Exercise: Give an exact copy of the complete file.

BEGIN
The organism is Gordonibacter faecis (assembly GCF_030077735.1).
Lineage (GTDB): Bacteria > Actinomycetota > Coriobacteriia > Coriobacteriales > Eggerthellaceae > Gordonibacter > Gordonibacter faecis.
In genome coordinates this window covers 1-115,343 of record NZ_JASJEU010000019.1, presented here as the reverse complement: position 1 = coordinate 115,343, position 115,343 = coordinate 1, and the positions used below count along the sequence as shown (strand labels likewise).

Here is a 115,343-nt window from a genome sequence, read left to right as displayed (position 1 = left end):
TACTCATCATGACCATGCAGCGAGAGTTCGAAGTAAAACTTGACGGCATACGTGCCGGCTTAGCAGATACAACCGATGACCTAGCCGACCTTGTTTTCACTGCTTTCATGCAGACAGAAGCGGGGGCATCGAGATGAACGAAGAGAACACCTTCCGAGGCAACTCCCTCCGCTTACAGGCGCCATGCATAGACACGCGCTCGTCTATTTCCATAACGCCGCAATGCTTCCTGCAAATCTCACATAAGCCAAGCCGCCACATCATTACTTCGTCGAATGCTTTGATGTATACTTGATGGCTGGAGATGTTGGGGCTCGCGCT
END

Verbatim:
The organism is Gordonibacter faecis (assembly GCF_030077735.1).
Lineage (GTDB): Bacteria > Actinomycetota > Coriobacteriia > Coriobacteriales > Eggerthellaceae > Gordonibacter > Gordonibacter faecis.
In genome coordinates this window covers 1-115,343 of record NZ_JASJEU010000019.1, presented here as the reverse complement: position 1 = coordinate 115,343, position 115,343 = coordinate 1, and the positions used below count along the sequence as shown (strand labels likewise).

Here is a 115,343-nt window from a genome sequence, read left to right as displayed (position 1 = left end):
TACTCATCATGACCATGCAGCGAGAGTTCGAAGTAAAACTTGACGGCATACGTGCCGGCTTAGCAGATACAACCGATGACCTAGCCGACCTTGTTTTCACTGCTTTCATGCAGACAGAAGCGGGGGCATCGAGATGAACGAAGAGAACACCTTCCGAGGCAACTCCCTCCGCTTACAGGCGCCATGCATAGACACGCGCTCGTCTATTTCCATAACGCCGCAATGCTTCCTGCAAATCTCACATAAGCCAAGCCGCCACATCATTACTTCGTCGAATGCTTTGATGTATACTTGATGGCTGGAGATGTTGGGGCTCGCGCT